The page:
Case study Q&A
How does the value chain look like: supply, demand, timber market?
The New Forest produces approximately 50,000 tonnes of timber per annum. In this Case Study, woodlands occur both within inclosed areas that are legally designated for silviculture (“silvicultural inclosures”) and in noninclosed areas (“open forest”). In the Inclosures, the Forestry Commission uses timber sales/tender to market the timber. The timber comes from areas that are either thinned to promote the growth of the remaining trees or from areas cleared for replanting or restoration to other habitats, such as heathland.
What are the silvicultural measures applied – if any?
Woodlands are managed with the dual purposes of (1) conserving and enhancing the natural beauty, wildlife, and cultural heritage and (2) promoting opportunities for the understanding and enjoyment of the special qualities of the Park by the public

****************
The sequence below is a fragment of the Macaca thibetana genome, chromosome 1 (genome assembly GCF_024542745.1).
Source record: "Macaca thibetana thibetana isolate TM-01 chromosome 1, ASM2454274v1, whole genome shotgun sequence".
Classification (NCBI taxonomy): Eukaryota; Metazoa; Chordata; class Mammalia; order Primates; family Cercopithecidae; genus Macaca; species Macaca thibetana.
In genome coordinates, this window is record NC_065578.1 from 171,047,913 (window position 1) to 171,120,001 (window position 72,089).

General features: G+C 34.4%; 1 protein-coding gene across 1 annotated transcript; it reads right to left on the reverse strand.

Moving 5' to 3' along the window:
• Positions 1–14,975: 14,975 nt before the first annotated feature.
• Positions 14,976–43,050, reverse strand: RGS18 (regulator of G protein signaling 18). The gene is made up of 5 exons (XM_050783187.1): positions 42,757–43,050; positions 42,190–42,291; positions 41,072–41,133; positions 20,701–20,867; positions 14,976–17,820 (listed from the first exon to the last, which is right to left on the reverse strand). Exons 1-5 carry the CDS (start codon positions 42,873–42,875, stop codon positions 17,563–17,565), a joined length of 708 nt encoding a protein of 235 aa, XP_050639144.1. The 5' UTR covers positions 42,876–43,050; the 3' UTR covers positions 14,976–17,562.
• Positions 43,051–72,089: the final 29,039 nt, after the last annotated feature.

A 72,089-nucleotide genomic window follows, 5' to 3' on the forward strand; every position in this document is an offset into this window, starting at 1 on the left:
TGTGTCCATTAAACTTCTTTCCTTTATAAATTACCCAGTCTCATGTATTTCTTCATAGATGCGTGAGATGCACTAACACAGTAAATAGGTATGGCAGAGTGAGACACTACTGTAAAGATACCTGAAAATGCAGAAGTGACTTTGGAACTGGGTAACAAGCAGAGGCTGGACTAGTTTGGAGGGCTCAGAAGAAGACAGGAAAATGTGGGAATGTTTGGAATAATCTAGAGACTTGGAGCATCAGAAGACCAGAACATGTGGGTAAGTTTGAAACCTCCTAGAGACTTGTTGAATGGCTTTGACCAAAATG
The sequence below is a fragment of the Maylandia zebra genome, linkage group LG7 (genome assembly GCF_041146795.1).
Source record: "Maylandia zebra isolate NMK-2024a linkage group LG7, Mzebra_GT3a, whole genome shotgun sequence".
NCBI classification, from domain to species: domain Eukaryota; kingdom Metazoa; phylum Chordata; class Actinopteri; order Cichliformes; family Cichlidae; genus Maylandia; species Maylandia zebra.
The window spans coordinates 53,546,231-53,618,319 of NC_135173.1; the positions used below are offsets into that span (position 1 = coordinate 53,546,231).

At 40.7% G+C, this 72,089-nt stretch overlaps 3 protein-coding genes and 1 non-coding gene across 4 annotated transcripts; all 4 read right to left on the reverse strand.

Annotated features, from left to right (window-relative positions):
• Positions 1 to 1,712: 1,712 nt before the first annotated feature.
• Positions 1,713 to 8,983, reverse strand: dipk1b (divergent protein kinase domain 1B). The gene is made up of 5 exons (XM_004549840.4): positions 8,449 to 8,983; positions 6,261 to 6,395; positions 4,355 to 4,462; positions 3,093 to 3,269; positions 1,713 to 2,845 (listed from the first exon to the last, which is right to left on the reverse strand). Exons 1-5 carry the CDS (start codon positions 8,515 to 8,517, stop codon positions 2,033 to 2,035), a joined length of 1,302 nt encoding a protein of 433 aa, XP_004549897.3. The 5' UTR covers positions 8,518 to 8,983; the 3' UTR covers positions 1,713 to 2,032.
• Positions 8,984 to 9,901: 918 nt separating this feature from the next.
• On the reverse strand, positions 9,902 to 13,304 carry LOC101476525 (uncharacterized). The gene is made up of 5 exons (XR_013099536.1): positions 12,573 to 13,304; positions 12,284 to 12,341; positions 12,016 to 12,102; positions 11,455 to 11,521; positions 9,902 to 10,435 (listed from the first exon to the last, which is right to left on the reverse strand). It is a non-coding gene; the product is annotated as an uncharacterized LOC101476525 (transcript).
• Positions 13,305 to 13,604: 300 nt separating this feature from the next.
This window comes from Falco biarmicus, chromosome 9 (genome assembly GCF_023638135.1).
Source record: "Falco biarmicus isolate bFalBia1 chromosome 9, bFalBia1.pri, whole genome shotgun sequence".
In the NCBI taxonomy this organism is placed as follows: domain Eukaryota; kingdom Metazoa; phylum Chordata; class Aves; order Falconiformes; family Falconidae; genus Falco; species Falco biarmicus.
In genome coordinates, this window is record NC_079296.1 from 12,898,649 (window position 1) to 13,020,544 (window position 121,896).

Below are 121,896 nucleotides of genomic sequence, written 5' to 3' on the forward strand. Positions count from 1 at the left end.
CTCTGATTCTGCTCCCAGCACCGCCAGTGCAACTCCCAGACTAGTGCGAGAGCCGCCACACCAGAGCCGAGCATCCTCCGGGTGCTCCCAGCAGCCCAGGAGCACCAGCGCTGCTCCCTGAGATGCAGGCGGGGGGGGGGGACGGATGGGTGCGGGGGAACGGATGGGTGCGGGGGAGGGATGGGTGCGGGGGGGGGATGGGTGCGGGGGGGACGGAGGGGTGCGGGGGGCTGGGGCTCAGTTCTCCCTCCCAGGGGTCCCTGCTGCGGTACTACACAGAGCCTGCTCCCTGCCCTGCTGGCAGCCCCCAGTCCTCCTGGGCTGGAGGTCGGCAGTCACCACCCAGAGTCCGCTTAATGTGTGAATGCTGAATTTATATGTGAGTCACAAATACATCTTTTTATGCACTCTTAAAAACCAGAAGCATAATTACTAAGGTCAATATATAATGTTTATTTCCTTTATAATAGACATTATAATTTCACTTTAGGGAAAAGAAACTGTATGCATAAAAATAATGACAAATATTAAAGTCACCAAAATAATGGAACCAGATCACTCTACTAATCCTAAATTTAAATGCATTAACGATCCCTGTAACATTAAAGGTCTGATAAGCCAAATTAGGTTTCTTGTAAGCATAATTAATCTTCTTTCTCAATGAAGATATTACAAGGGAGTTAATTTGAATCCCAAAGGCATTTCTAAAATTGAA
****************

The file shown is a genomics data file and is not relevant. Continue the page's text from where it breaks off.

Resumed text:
Large scale clearance of non-native species and gradual rebalancing in favour of broadleaves, reversion to heathland and reinstatement of river courses and wetlands.
Overall, 30,318 hectares (53.5% of the land area) of the National Park is managed primarily to enhance the characteristic landscapes and habitats of the New Forest.
What is the amount of the wood harvested?
The New Forest produces approximately 50,000 tonnes of timber per annum, equivalent to over 2,000 lorry loads each year. During the winter months the forest produces some 1,000 tonnes of quality hardwoods, mainly oak, that is largely used for green oak buildings and beams.